Crime Fiction

“Did you get it?” Mischa propped her feet up onto the rickety table, sending a few mobile phones skittering across the weathered wood. Her fingers quickly found the wall and started peeling the flaky paint.

Maxim flicked a look at Zed, but returned to his laptop almost immediately. Zed would get to him in time.

“Zed, the IP address?” Mischa prompted again, now having shifted to picking out splinters from her socked feet.

Zed was staring at the phone held tightly in her hands with a frown, her gaze unfocused. Her brows dipped together when the web slowly unspooled, splintered into chaos and finally disintegrated into white noise. She blinked, confused, and then screwed her eyes shut. Connections were firing down, links were rupturing and trails were going haywire. Still, she tried mapping that particular thread again until she was abruptly sawed off.

Black spots dotted her vision and the dim loft seemed too bright. Zed winced when the heavy weight digging into her head reached her temples.

“Swear on vodka, if you say you forgot like last time…” Mischa was saying when she noticed Zed bleeding from her nose.

Dodging low wooden beams and upsetting boxes lining the floor, she rushed over.

“Zed…” she whispered, her gloved hands moving to cradle Zed’s face, “Are you okay?”

“Something really strange happened, Mish.” Zed’s eyes were still clouded over, looking right through Mischa. She sounded unsure and faraway, the trance reeling her back in. “I think I disconnected. It was like I was…”

“Cut off?” Maxim finished, a rare note of emotion in his tone. He eyed both of them warily, his jaw ticking in agitation. His gaze drifted to the hesitant shafts of light filtering into the room through cracks in the ceiling.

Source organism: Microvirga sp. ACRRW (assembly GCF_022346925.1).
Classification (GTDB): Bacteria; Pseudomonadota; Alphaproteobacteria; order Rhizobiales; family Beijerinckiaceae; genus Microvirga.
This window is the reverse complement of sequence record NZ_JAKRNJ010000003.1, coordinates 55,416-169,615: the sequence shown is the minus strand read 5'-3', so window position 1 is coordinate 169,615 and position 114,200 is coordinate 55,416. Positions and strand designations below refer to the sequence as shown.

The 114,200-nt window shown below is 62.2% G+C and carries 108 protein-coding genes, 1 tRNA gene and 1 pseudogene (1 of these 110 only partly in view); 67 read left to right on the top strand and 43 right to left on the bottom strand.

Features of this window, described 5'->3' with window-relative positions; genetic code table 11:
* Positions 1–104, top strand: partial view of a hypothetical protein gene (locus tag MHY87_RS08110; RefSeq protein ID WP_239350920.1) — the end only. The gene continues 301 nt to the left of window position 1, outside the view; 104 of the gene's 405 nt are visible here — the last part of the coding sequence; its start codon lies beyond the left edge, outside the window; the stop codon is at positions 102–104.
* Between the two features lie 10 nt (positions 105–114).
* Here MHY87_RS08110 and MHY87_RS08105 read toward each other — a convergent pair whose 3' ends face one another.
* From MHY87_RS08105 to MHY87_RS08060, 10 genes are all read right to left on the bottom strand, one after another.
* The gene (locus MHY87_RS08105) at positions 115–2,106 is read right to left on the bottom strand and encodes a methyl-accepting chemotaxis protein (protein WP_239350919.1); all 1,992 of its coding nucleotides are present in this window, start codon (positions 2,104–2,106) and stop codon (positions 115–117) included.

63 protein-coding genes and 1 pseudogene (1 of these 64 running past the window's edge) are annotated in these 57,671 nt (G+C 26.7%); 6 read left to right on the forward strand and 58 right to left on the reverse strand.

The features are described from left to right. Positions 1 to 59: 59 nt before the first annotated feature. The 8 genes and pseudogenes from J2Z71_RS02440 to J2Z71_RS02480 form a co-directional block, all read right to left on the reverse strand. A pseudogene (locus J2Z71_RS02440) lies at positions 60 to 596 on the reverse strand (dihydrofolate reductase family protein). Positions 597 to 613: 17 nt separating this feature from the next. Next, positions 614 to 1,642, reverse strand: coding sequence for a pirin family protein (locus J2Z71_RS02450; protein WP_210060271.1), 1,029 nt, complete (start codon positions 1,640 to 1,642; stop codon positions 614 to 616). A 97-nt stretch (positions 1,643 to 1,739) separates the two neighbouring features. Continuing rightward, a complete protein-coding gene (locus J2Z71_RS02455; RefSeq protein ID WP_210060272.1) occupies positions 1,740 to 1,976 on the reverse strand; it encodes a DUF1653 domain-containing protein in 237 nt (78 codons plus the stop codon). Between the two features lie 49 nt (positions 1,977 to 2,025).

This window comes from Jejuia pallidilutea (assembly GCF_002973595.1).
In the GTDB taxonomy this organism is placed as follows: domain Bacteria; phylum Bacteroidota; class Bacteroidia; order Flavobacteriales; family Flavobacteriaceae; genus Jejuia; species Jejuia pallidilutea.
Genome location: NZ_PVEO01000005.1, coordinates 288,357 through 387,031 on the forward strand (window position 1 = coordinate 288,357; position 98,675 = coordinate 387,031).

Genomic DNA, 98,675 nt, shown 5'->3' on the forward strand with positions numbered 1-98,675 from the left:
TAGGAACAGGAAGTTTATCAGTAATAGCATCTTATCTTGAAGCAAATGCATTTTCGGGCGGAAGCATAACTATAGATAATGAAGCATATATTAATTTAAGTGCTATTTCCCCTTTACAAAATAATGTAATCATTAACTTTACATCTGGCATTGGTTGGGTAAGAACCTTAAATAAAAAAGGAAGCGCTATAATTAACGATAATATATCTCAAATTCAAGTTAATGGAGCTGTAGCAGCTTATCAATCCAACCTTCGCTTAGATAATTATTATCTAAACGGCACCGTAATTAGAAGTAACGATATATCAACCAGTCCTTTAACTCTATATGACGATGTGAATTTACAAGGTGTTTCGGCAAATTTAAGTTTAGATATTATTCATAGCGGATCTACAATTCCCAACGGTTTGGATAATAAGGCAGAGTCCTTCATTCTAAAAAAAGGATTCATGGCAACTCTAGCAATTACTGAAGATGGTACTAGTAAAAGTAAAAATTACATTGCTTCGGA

“Zed, the internet is down.”


Three years ago…


A pyramid stack of gold bars.

The barely there humming of the rotary tattoo gun, the scent of a perfume with too many delicate notes to be cheap, the checkered patterns on the wall all slowly came back into focus. Zed stifled an irritated sigh and narrowly avoided the gun moving off trace.

That vision was too hazy to make sense.

Her nose had begun burning. Any more trying, and she might bleed right in front of her client.

Leaning back to work a crick in her neck, Zed surveyed the half-done tattoo.

‘Im ein ani li, mi li?’, the finished tattoo would say. The silk-donning client had mentioned it was Hebrew.

‘If I’m not for myself, who is?’, it meant, she had figured out. It gave her a sort of perverse enjoyment, blatantly reading the souls of those who naively believed they were revealing parts of themselves to the world through tattoos. At least when she managed to pull some reading that wasn’t outright senseless.

Reading people was hard, Zed had come to know over the years, harder than reading objects. With people came the messy business of navigating emotions, sensations and thousands and thousands of trackless thoughts. Sometimes readings revealed nothing, sometimes they revealed too much crap until her ears rang. 

An hour later, Zed was still contemplating the vision. The hazy image of gold bars was too enticing to let go of. What could it possibly mean? 506… gold bars inside a nondescript box…

She was spinning around in her rolling chair, eyes travelling across sketches pinned to the walls, when her gaze snagged on the debit card her client was handing to the receptionist. 506… gold bars…

Zed shot up from her chair so quick it almost tipped over. She started cleaning her work station in an attempt to calm down.

This is crazy, she muttered to herself, even as she wondered why this had to be the one vision so far that made sense and was worth something.

This is dangerous, she knew, even as she wondered if this was a sign.